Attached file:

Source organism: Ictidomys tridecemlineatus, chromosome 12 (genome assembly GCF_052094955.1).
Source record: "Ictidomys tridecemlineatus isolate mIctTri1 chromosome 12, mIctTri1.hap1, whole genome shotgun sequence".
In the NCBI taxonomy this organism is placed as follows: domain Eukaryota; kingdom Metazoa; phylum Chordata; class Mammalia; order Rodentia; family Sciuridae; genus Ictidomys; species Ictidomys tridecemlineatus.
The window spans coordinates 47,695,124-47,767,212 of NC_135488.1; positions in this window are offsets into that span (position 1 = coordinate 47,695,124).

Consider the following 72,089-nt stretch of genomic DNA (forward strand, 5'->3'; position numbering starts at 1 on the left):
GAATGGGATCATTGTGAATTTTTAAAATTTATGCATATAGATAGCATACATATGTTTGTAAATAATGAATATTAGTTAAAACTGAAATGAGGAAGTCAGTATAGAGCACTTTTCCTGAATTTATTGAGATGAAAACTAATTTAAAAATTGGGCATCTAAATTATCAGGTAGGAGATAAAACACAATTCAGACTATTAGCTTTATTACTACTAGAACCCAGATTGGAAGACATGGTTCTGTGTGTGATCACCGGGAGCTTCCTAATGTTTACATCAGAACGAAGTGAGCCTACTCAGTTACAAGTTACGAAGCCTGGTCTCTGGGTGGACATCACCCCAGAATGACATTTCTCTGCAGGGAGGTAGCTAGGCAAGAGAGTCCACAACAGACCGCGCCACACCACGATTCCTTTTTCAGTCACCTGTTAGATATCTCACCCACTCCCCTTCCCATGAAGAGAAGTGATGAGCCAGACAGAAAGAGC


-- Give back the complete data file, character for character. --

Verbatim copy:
Source organism: Ictidomys tridecemlineatus, chromosome 12 (genome assembly GCF_052094955.1).
Source record: "Ictidomys tridecemlineatus isolate mIctTri1 chromosome 12, mIctTri1.hap1, whole genome shotgun sequence".
In the NCBI taxonomy this organism is placed as follows: domain Eukaryota; kingdom Metazoa; phylum Chordata; class Mammalia; order Rodentia; family Sciuridae; genus Ictidomys; species Ictidomys tridecemlineatus.
The window spans coordinates 47,695,124-47,767,212 of NC_135488.1; positions in this window are offsets into that span (position 1 = coordinate 47,695,124).

Consider the following 72,089-nt stretch of genomic DNA (forward strand, 5'->3'; position numbering starts at 1 on the left):
GAATGGGATCATTGTGAATTTTTAAAATTTATGCATATAGATAGCATACATATGTTTGTAAATAATGAATATTAGTTAAAACTGAAATGAGGAAGTCAGTATAGAGCACTTTTCCTGAATTTATTGAGATGAAAACTAATTTAAAAATTGGGCATCTAAATTATCAGGTAGGAGATAAAACACAATTCAGACTATTAGCTTTATTACTACTAGAACCCAGATTGGAAGACATGGTTCTGTGTGTGATCACCGGGAGCTTCCTAATGTTTACATCAGAACGAAGTGAGCCTACTCAGTTACAAGTTACGAAGCCTGGTCTCTGGGTGGACATCACCCCAGAATGACATTTCTCTGCAGGGAGGTAGCTAGGCAAGAGAGTCCACAACAGACCGCGCCACACCACGATTCCTTTTTCAGTCACCTGTTAGATATCTCACCCACTCCCCTTCCCATGAAGAGAAGTGATGAGCCAGACAGAAAGAGC